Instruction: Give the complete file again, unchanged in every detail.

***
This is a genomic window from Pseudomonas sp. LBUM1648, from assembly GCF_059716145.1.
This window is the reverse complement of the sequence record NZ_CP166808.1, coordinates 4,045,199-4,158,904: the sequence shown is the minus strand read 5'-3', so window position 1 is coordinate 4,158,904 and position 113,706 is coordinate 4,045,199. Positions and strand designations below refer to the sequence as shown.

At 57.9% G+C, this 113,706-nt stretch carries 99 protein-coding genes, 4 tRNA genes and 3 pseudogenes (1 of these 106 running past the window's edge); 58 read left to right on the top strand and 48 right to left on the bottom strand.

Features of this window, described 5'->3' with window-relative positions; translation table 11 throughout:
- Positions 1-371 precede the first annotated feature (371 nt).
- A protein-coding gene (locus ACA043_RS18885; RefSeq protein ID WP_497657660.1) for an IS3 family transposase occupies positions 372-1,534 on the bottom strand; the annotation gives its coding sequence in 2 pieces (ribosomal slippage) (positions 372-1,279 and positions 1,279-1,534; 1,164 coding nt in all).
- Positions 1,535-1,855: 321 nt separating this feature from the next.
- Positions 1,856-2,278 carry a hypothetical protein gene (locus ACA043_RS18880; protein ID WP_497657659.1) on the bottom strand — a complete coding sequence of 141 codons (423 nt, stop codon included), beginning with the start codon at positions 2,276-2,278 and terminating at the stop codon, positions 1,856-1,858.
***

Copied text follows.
This is a genomic window from Pseudomonas sp. LBUM1648, from assembly GCF_059716145.1.
This window is the reverse complement of the sequence record NZ_CP166808.1, coordinates 4,045,199-4,158,904: the sequence shown is the minus strand read 5'-3', so window position 1 is coordinate 4,158,904 and position 113,706 is coordinate 4,045,199. Positions and strand designations below refer to the sequence as shown.

At 57.9% G+C, this 113,706-nt stretch carries 99 protein-coding genes, 4 tRNA genes and 3 pseudogenes (1 of these 106 running past the window's edge); 58 read left to right on the top strand and 48 right to left on the bottom strand.

Features of this window, described 5'->3' with window-relative positions; translation table 11 throughout:
- Positions 1-371 precede the first annotated feature (371 nt).
- A protein-coding gene (locus ACA043_RS18885; RefSeq protein ID WP_497657660.1) for an IS3 family transposase occupies positions 372-1,534 on the bottom strand; the annotation gives its coding sequence in 2 pieces (ribosomal slippage) (positions 372-1,279 and positions 1,279-1,534; 1,164 coding nt in all).
- Positions 1,535-1,855: 321 nt separating this feature from the next.
- Positions 1,856-2,278 carry a hypothetical protein gene (locus ACA043_RS18880; protein ID WP_497657659.1) on the bottom strand — a complete coding sequence of 141 codons (423 nt, stop codon included), beginning with the start codon at positions 2,276-2,278 and terminating at the stop codon, positions 1,856-1,858.